Luca Guadagnino’s latest film Bones and All was released in theaters nationwide on November 23. In this 130-minute fusion of romance and horror, it isn’t long before the strength of your stomach is tested. Within the first 10 minutes, there’s a particularly gory moment that will make even the most avid horror movie fan squirm in their seat. The reason for this discomfort isn’t just the graphic nature (although the visuals of the moment could certainly be referred to as graphic), but the gravity of the situation itself. This is because the act of violence involves one of the most taboo and disturbing topics: cannibalism.
The perpetrator of this violence, and our main character, is a young girl named Maren (Taylor Russell). When Maren’s cannibalistic impulses are revealed at a sleepover with her classmates, we as the audience are shocked, faced with the jarring dichotomy between Maren’s quiet, unassuming personality and her animalistic misdeed. The one person who doesn’t seem to be shocked, though, is Maren’s father (André Holland). He reveals to Maren that she has a history of impulsive, cannibalistic behavior reaching back to childhood (much of which she doesn’t seem to remember) which was genetically inherited from her mother. When he later abandons her, no longer wanting to live this lifestyle of covering up for her crimes, Maren sets out on a journey through the Midwest in an effort to discover more about her condition.
Along the way, Maren meets some fellow “Eaters,” as they’re so aptly named. The first is Sully (Mark Rylance), an eccentric, elderly man who teaches Maren the skill of locating other Eaters by scent. The other is Lee (Timothée Chalamet), a young, street-wise Eater whom she begins to develop a connection with. Maren and Lee hit the road, finding intimacy and acceptance with each other, while also struggling with the moral implications of their appetites.
The setting and time period are not just backdrops in this film, but instead, add another rich layer to its subject matter. Maren and Lee’s journey through the 1980s Midwest consists of sprawling cornfields, vast plains, and endless highways and backroads.The landscape shots are breathtaking, shining a light on the beauty of rural America that doesn’t always get showcased. Any interaction with other human life occurs in run-down, sparsely populated areas, giving us glimpses of quaint, small-town diners and gas stations. All of this vacancy and isolation feels both romantic and threatening. It deepens the connection between Maren and Lee, but it also creates tension in the viewer, leaving them with the feeling that danger could jump out from a darkened street corner at any moment.
The strong performances in this movie are also part of what makes it work so well. The shocking subject matter might’ve come off as salacious if not for the intentionality and care brought by each actor. Despite significantly less screen time than the two leads, Rylance gives a truly memorable performance as the eerie and off-putting Sully, stealing each and every scene that he appears in. However, it’s the lead performances that give the film its heartbeat. Taylor Russell shines in her ability to portray the conflicted nature of Maren as she fights against her own innate hunger, a struggle that Russell plays with both vulnerability and power. Chalamet also does an excellent job, slowly letting down Lee’s defenses, allowing us to see the tender heart underneath his confident exterior. This isn’t the first time we’ve seen a collaboration between Guadagnino and Chalamet. The pair previously teamed up for the critically acclaimed 2018 film Call Me By Your Name. (Incidentally, Chalamet’s Call Me By Your Name co-star, Armie Hammer, was involved in a cannibalism scandal that surfaced in 2021; However, Guadagnino has made it clear that the subject matter of Bones and All is in no way connected to that controversy.)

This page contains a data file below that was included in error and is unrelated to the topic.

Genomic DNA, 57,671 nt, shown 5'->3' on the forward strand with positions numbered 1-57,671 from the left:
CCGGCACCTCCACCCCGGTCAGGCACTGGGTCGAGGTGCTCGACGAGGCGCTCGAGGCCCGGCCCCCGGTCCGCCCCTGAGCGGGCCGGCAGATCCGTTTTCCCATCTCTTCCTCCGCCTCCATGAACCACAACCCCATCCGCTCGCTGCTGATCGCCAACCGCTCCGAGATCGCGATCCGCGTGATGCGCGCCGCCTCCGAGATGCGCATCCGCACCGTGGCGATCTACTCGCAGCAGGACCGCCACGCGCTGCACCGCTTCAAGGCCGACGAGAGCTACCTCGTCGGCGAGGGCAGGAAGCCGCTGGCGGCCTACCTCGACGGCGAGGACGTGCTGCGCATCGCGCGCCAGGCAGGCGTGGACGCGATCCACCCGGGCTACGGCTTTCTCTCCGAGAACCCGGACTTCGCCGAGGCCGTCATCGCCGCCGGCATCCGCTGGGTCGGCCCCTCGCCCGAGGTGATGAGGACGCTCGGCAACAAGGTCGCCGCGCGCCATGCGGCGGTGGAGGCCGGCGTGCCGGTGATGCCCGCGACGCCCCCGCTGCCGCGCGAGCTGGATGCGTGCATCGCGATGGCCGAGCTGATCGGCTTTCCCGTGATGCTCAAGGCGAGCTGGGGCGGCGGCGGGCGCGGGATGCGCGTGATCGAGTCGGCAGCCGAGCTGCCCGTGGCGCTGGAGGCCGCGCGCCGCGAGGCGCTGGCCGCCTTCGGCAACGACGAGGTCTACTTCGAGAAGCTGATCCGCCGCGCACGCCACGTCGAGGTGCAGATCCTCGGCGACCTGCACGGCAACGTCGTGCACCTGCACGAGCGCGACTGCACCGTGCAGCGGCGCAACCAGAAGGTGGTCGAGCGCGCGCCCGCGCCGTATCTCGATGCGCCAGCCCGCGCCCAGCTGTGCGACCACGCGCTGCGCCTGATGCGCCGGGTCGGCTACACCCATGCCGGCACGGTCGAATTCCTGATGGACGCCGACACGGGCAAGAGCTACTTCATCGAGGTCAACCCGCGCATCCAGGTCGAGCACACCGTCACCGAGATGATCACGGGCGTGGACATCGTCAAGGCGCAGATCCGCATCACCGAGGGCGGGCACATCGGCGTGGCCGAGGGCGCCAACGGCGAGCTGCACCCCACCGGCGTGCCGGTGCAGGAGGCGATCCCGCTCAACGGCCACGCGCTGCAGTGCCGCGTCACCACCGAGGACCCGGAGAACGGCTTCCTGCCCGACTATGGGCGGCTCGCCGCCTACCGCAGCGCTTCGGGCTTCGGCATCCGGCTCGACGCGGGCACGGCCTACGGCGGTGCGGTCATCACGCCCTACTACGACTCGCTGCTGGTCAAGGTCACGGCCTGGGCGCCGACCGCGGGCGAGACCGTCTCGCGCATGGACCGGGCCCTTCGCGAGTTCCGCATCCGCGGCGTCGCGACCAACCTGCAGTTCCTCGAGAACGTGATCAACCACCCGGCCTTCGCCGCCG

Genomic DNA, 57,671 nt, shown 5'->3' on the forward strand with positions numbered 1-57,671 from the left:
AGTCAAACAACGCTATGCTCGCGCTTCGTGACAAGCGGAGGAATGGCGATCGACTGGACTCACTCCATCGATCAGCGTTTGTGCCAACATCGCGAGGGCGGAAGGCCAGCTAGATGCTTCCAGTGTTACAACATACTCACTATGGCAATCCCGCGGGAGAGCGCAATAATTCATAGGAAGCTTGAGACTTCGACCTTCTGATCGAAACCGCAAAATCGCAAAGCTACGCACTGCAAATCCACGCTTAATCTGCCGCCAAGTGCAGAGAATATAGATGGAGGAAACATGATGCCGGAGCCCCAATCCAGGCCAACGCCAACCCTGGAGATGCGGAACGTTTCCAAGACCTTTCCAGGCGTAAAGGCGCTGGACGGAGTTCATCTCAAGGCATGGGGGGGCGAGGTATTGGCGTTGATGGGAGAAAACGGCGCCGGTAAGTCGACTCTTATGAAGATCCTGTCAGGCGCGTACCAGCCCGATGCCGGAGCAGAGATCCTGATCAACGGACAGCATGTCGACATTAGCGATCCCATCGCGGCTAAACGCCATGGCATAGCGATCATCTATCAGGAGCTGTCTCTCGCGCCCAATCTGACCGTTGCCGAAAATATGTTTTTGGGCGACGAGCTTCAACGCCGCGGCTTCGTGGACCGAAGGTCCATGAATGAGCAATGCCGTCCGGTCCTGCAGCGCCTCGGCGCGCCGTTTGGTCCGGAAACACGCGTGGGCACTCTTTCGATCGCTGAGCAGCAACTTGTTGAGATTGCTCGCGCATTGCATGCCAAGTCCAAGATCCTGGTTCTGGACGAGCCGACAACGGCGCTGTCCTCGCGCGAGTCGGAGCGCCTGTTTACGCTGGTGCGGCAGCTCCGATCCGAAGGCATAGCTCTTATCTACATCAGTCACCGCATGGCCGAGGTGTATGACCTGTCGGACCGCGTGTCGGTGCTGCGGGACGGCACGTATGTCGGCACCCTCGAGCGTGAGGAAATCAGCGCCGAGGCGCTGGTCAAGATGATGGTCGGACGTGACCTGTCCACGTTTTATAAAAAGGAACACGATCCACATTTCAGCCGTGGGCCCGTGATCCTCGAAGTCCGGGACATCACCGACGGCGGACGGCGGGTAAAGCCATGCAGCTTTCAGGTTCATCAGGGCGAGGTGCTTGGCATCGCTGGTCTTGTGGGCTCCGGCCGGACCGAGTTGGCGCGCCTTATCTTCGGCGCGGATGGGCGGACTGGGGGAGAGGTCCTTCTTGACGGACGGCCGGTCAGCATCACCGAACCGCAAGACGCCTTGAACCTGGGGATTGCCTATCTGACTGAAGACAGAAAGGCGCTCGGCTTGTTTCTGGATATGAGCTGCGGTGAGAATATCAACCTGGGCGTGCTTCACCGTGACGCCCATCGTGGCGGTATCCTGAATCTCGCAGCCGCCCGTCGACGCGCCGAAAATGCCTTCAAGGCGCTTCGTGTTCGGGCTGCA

Bones and All is simultaneously delectable and difficult to stomach. The depictions of cannibalism are surprisingly few and far between, and never so long or gory that it feels unbearable to watch. However, this film still isn’t a great fit for the faint of heart, and it wouldn’t be my #1 recommendation for anyone who feels queasy at the sight of blood and torn flesh or despises the sound of particularly loud chewing.
Despite the gory subject matter, this film offers up a significant amount of sweetness, which was a surprise compared to the more gruesome and intense focus of the movie’s trailer. The film delivers on those horror aspects, but it also contains moments of intimacy that help it hold onto its humanity amongst the feeding frenzy. In moments where we watch Maren and Lee ride a Ferris wheel at the state fair or read together in a beautiful meadow, the tone comes much closer to a coming-of-age love story than it does to a horror film. These characters don’t feel like monsters, but like troubled teens who’ve been dealt the worst of cards. In the end, the cannibalism doesn’t feel like it’s meant to represent cannibalism at all, instead becoming a metaphorical representation for any sort of “difference” a person might have that leads them to feel shameful or excluded. Maren’s craving for human flesh could be interpreted as sexual desire or even addiction, but her relatable sense of longing for understanding and companionship remains the same.
The final few minutes of Bones and All are intense, heart-wrenching, and magnificently bloody. Although this ending comes abruptly, finishing the narrative in a jarring way, you could say that this abrupt nature reflects the danger of our main characters’ lifestyles. When the choices are eat or be eaten, there is always the potential for violence. But one thing is for certain: Bones and All is giving audiences something to feast upon.
Bones and All is now available to rent on Amazon Prime Video and Apple TV.